Military medical information: Accessing information in the deployed environment

Mark Stephens, Annette M. Von Thun

Research output: Contribution to journalArticle

4 Citations (Scopus)

Abstract

Physicians use multiple sources of information to search for answers to clinical questions. These sources include textbooks, journals, colleagues, and electronic resources, including the Internet. Methods: To explore what sources are most commonly used by staff military physicians, we distributed a survey asking them to describe sources of medical information they used most frequently while in garrison and while on deployment. Results: Most military physicians use the Internet to access medical information every day while in garrison. The frequency and pattern of use of medical resources differs while on deployment. The most common sources of electronic medical information are general Internet search engines (Google). Open-domain sites (PubMed and MEDLINE) are more commonly used by military surgeons, while filtered secondary information sources (Upto Date, MD Consult) appear to be more commonly used by military primary care physicians. Younger physicians use electronic resources more commonly than do older physicians. Conclusions: Knowing what sources of medical information military physicians use to search for answers to their clinical questions can help guide allocation of medical informatics resources, particularly to deployed military physicians providing in-theater care.

Original languageEnglish (US)
Pages (from-to)259-264
Number of pages6
JournalMilitary Medicine
Volume174
Issue number3
DOIs
StatePublished - Jan 1 2009

Fingerprint

Physicians
Internet
Medical Electronics
Search Engine
Medical Informatics
Access to Information
Textbooks
Primary Care Physicians
PubMed
MEDLINE

All Science Journal Classification (ASJC) codes

  • Public Health, Environmental and Occupational Health

Cite this

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abstract = "Physicians use multiple sources of information to search for answers to clinical questions. These sources include textbooks, journals, colleagues, and electronic resources, including the Internet. Methods: To explore what sources are most commonly used by staff military physicians, we distributed a survey asking them to describe sources of medical information they used most frequently while in garrison and while on deployment. Results: Most military physicians use the Internet to access medical information every day while in garrison. The frequency and pattern of use of medical resources differs while on deployment. The most common sources of electronic medical information are general Internet search engines (Google). Open-domain sites (PubMed and MEDLINE) are more commonly used by military surgeons, while filtered secondary information sources (Upto Date, MD Consult) appear to be more commonly used by military primary care physicians. Younger physicians use electronic resources more commonly than do older physicians. Conclusions: Knowing what sources of medical information military physicians use to search for answers to their clinical questions can help guide allocation of medical informatics resources, particularly to deployed military physicians providing in-theater care.",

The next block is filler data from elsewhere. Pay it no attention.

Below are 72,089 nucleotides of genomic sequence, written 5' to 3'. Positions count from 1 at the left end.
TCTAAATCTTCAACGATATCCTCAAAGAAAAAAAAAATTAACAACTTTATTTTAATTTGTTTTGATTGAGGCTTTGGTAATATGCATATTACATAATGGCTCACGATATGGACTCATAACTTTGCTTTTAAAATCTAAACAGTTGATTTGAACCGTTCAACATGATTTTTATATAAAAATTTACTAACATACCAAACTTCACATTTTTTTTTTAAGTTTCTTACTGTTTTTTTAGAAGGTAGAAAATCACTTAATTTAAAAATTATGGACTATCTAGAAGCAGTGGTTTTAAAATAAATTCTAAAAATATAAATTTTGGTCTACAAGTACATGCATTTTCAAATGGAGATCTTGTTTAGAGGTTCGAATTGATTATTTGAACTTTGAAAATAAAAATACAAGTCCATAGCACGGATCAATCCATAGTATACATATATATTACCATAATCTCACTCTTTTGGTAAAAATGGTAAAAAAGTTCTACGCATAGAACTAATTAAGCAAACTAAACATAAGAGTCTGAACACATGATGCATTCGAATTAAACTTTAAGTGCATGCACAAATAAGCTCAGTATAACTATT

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Military medical information : Accessing information in the deployed environment. / Stephens, Mark; Von Thun, Annette M.

In: Military Medicine, Vol. 174, No. 3, 01.01.2009, p. 259-264.

Research output: Contribution to journalArticle

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AU - Von Thun, Annette M.

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